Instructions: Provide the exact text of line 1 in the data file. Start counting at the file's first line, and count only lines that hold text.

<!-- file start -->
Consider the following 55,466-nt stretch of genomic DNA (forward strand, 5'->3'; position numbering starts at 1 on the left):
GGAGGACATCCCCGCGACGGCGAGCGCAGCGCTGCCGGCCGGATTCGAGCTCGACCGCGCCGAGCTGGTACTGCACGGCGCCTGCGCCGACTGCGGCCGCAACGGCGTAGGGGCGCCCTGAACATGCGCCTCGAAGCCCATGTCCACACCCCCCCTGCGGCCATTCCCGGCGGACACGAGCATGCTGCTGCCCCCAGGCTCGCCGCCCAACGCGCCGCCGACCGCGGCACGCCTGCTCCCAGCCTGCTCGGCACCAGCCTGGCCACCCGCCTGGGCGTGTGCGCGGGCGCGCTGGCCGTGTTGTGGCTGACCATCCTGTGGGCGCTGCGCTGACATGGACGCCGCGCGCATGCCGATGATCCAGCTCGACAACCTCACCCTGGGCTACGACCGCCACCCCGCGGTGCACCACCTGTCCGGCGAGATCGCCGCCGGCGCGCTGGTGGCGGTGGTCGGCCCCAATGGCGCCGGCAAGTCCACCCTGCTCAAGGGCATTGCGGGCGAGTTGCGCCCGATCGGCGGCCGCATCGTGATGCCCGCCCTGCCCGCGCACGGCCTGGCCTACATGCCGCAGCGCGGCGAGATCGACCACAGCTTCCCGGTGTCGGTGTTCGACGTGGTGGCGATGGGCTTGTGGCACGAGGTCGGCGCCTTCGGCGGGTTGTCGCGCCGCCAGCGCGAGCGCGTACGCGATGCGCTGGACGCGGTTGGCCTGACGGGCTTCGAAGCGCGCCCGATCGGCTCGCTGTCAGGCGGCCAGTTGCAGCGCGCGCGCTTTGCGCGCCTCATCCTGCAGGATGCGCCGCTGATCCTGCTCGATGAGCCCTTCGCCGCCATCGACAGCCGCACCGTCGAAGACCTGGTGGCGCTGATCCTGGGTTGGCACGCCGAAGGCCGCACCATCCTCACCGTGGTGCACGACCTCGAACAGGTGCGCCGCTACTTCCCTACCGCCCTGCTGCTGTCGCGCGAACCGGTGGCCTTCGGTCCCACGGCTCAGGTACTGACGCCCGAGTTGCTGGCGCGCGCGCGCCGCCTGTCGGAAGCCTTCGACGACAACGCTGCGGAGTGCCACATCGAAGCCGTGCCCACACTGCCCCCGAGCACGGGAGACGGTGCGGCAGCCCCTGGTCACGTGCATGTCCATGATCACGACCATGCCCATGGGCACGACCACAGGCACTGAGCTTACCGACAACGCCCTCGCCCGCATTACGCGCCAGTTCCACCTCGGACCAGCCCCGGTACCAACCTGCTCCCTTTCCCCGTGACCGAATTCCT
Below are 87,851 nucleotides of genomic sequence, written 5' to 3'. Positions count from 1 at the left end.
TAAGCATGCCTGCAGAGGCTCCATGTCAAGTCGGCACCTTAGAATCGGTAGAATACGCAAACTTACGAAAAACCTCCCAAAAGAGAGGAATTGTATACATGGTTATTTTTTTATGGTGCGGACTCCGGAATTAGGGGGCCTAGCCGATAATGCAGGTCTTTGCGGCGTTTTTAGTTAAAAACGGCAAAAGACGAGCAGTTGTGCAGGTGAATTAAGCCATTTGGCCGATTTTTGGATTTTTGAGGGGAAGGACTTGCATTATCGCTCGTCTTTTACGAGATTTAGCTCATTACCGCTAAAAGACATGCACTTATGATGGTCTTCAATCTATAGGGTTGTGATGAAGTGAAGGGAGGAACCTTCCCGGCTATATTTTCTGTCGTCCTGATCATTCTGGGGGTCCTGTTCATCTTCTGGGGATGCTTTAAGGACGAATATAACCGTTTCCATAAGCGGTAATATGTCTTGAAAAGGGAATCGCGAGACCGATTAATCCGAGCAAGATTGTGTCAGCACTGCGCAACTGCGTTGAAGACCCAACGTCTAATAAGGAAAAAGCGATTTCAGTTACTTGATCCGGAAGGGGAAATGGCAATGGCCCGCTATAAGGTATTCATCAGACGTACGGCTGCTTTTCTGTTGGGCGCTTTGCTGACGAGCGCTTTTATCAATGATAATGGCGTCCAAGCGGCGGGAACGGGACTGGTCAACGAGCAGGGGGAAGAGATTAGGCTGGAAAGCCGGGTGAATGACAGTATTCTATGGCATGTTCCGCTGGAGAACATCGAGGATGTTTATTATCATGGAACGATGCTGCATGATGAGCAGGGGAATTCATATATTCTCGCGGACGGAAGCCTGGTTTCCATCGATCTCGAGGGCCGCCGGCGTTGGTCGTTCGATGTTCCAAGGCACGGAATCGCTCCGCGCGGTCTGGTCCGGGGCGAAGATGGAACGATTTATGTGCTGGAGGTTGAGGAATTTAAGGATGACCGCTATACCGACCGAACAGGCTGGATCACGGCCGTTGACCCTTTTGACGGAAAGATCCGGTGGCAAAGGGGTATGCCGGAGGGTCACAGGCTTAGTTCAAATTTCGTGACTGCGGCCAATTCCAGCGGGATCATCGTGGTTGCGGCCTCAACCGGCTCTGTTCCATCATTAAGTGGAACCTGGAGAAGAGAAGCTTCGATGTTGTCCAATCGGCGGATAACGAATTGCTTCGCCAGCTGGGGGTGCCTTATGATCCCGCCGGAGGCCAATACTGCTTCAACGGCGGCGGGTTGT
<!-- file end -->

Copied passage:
Consider the following 55,466-nt stretch of genomic DNA (forward strand, 5'->3'; position numbering starts at 1 on the left):